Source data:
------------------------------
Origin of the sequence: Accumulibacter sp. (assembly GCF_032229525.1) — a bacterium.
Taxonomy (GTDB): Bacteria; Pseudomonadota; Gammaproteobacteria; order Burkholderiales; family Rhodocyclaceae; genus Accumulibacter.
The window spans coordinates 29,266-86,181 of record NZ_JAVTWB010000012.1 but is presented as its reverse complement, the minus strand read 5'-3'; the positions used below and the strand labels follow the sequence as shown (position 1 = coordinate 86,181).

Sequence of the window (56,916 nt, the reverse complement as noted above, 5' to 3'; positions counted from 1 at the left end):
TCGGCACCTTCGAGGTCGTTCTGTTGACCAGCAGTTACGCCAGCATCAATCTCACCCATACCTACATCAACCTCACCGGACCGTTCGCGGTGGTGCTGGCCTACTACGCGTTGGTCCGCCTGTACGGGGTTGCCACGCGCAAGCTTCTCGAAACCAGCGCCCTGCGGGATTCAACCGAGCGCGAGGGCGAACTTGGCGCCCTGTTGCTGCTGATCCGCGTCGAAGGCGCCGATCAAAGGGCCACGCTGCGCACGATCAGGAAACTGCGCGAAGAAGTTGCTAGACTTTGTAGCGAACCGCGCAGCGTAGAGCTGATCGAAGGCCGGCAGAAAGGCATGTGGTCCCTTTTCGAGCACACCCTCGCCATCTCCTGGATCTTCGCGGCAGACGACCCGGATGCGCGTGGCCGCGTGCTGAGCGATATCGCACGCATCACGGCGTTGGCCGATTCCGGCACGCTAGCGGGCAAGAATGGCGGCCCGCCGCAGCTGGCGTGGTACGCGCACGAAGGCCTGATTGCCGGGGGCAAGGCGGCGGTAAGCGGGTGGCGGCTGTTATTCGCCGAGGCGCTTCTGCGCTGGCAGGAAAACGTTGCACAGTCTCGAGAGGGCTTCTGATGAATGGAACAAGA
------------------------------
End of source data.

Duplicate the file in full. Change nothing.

Origin of the sequence: Accumulibacter sp. (assembly GCF_032229525.1) — a bacterium.
Taxonomy (GTDB): Bacteria; Pseudomonadota; Gammaproteobacteria; order Burkholderiales; family Rhodocyclaceae; genus Accumulibacter.
The window spans coordinates 29,266-86,181 of record NZ_JAVTWB010000012.1 but is presented as its reverse complement, the minus strand read 5'-3'; the positions used below and the strand labels follow the sequence as shown (position 1 = coordinate 86,181).

Sequence of the window (56,916 nt, the reverse complement as noted above, 5' to 3'; positions counted from 1 at the left end):
TCGGCACCTTCGAGGTCGTTCTGTTGACCAGCAGTTACGCCAGCATCAATCTCACCCATACCTACATCAACCTCACCGGACCGTTCGCGGTGGTGCTGGCCTACTACGCGTTGGTCCGCCTGTACGGGGTTGCCACGCGCAAGCTTCTCGAAACCAGCGCCCTGCGGGATTCAACCGAGCGCGAGGGCGAACTTGGCGCCCTGTTGCTGCTGATCCGCGTCGAAGGCGCCGATCAAAGGGCCACGCTGCGCACGATCAGGAAACTGCGCGAAGAAGTTGCTAGACTTTGTAGCGAACCGCGCAGCGTAGAGCTGATCGAAGGCCGGCAGAAAGGCATGTGGTCCCTTTTCGAGCACACCCTCGCCATCTCCTGGATCTTCGCGGCAGACGACCCGGATGCGCGTGGCCGCGTGCTGAGCGATATCGCACGCATCACGGCGTTGGCCGATTCCGGCACGCTAGCGGGCAAGAATGGCGGCCCGCCGCAGCTGGCGTGGTACGCGCACGAAGGCCTGATTGCCGGGGGCAAGGCGGCGGTAAGCGGGTGGCGGCTGTTATTCGCCGAGGCGCTTCTGCGCTGGCAGGAAAACGTTGCACAGTCTCGAGAGGGCTTCTGATGAATGGAACAAGA